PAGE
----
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Thank You Scientist - Terraformer CD (album) cover


Thank You Scientist


Crossover Prog

3.97 | 271 ratings

From, the ultimate progressive rock music website

5 stars I was thinking about doing a long and thorough review on this album. That was the first sign I hadn't listened to this recently. Well, I just have, and I've realised that if I do what I call a "thorough" review, I'll be here writing it until next Sunday.

This is because Thank You Scientist, being Thank You Scientist, expanded on their older work and made one of the most eclectic and musically varied albums ever. An album so eclectic and musically varied it would take ages to describe and judge properly. An album, nevertheless, that has helped shape new/modern prog. But I'll get on. 

It contains jazz fusion with "Wrinkle" and "Shatner's Lament", it expands on funk with "Son of a Serpent", it adds a bit of metal with "Swarm" and "Terraformer", and classic prog with "Everyday Ghosts" (I say "classic prog"... not really classic, just prog - and odd, experimental prog at that). Thank You Scientist are more imaginative than ever on this album - there's nothing like it.

Or is there? Well, they're certainly not the only band that's "imaginative". Another band whose music I was reviewing recently, Pyramid Theorem, has a similar use of fusing prog, new experimental methods and, in their case, metal. This, of course, does not mean they are similar bands and part of some new sub-genre - in fact, they're nothing like each other, Pyramid Theorem is progressive metal and Thank You Scientist is jazz-experimental-fuelled crossover prog - but this does not alter the fact that when a band of prog metalheads is using similar methods as a band of prog "what on earth is this?"s... something like a new wave of prog is coming, is what I'm driving at.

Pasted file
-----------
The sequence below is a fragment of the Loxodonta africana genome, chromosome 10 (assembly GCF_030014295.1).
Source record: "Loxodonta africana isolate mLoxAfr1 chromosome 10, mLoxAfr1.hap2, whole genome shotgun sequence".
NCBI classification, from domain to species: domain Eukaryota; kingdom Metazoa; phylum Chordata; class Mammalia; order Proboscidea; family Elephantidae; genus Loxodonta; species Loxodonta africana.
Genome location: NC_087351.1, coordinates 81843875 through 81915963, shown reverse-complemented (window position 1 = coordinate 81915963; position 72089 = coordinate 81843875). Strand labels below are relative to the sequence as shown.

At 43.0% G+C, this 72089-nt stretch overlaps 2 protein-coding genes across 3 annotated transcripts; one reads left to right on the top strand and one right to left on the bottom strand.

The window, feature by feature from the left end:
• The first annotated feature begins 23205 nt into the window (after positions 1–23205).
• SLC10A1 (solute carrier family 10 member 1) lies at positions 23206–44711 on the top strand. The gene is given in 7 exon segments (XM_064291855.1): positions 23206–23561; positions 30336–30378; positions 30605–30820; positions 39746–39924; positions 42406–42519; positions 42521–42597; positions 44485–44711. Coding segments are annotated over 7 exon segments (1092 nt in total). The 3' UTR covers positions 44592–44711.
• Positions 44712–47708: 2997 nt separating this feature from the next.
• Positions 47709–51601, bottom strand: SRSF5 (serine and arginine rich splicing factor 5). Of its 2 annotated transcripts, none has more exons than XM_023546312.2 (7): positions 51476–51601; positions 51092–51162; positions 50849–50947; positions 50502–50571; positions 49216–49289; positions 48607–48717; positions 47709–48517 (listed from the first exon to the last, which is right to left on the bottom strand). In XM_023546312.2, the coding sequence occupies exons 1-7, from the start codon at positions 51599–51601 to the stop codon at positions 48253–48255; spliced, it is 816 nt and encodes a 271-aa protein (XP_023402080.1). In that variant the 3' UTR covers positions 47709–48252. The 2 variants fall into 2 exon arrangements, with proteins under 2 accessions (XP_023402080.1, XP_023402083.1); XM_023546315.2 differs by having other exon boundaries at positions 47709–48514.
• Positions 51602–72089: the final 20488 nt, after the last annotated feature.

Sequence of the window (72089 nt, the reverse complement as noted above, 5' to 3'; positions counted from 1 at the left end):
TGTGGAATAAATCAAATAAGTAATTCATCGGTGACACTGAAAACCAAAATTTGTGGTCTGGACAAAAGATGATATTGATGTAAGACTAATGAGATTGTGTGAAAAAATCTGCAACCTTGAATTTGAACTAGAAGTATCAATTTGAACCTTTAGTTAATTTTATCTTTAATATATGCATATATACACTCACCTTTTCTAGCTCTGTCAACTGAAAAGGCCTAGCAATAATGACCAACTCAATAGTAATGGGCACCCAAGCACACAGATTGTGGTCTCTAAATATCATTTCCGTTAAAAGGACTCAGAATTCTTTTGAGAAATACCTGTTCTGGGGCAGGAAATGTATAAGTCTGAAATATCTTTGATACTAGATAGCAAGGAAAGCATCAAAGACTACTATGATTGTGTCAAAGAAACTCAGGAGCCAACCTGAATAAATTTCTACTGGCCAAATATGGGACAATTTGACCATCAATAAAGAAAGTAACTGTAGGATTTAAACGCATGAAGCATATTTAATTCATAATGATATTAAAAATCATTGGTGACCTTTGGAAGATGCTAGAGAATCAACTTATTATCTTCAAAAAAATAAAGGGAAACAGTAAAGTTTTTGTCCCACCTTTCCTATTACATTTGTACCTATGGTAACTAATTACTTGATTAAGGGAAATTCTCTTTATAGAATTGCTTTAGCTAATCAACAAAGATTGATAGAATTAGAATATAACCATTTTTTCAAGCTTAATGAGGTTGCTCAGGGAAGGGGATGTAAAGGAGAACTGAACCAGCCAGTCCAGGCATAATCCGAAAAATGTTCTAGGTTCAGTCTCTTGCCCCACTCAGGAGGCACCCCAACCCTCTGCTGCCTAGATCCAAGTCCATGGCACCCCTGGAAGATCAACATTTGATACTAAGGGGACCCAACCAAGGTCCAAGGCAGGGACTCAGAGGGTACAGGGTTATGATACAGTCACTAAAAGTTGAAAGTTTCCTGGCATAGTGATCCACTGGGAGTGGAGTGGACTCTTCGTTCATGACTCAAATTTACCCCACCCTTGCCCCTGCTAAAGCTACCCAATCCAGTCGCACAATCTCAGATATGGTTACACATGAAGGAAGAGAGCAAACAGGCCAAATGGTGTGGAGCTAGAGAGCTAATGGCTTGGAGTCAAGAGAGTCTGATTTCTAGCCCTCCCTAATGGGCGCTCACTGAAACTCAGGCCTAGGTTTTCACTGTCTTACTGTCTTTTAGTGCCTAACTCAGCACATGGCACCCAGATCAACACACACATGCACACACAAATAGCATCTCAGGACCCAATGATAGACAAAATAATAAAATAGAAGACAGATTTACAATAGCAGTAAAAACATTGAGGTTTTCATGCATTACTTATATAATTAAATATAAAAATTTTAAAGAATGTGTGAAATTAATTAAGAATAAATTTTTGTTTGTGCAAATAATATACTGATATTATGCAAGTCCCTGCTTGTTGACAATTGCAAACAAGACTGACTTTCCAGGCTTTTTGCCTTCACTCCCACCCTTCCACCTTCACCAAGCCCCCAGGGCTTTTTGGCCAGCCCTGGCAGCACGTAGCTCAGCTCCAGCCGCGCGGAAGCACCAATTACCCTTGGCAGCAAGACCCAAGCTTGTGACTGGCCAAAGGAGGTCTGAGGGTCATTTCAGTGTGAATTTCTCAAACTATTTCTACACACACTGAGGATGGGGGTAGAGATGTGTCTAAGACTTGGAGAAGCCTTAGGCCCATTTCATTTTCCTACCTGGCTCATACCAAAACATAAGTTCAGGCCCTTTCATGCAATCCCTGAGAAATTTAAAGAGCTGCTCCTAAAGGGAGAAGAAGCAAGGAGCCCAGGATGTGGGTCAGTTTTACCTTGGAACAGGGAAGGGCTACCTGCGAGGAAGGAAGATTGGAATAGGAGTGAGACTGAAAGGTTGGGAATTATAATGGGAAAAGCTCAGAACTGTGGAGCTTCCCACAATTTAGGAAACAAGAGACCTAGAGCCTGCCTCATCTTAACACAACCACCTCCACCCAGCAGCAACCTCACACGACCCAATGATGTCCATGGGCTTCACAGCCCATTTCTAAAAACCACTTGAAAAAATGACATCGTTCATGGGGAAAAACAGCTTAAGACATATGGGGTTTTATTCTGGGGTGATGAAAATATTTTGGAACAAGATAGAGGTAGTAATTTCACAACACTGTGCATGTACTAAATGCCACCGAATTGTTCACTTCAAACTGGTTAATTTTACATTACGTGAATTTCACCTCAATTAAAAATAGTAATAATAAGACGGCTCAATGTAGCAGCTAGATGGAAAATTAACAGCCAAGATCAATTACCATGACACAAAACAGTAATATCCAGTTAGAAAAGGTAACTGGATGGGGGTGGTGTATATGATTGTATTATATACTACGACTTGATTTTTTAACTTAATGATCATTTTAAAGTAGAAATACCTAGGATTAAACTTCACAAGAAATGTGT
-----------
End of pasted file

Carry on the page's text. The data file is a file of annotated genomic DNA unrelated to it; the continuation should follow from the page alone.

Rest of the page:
Anyway, back to this album - nothing like has been seen before this day and age, even though other bands in this day and age are coming close. And, on that note, before I start waffling on and on forever, I reach my conclusion.

It's got normal prog, jazz and funk influences, a hint of metal, a general experimental approach - surely anything you'd ever want in a prog album. Therefore, five stars. Expanding on that, I give my two requirements for a five star album:

1. The songs must all be excellent.

2. It must work brilliantly as an album.

Every song is good - or failing that, excellent. "FXMLDR", in my opinion the best track, meets, I think, the requirements for a classic - an amazing song, I will say no more. As for the second requirement... The tracks couldn't have been arranged better, but after a while it does give you a bit of a headache. That, however, does not prevent it from being a masterpiece, and since PA says a masterpiece must be five stars, I'll let them off there.

So... five stars. I expect to hear even better on their next attempt, though! Maybe six stars!

Next time, I think I'll review something easier - Wish You Were Here, maybe. Or Permanent Waves.

FatherChristmas | 5/5 |


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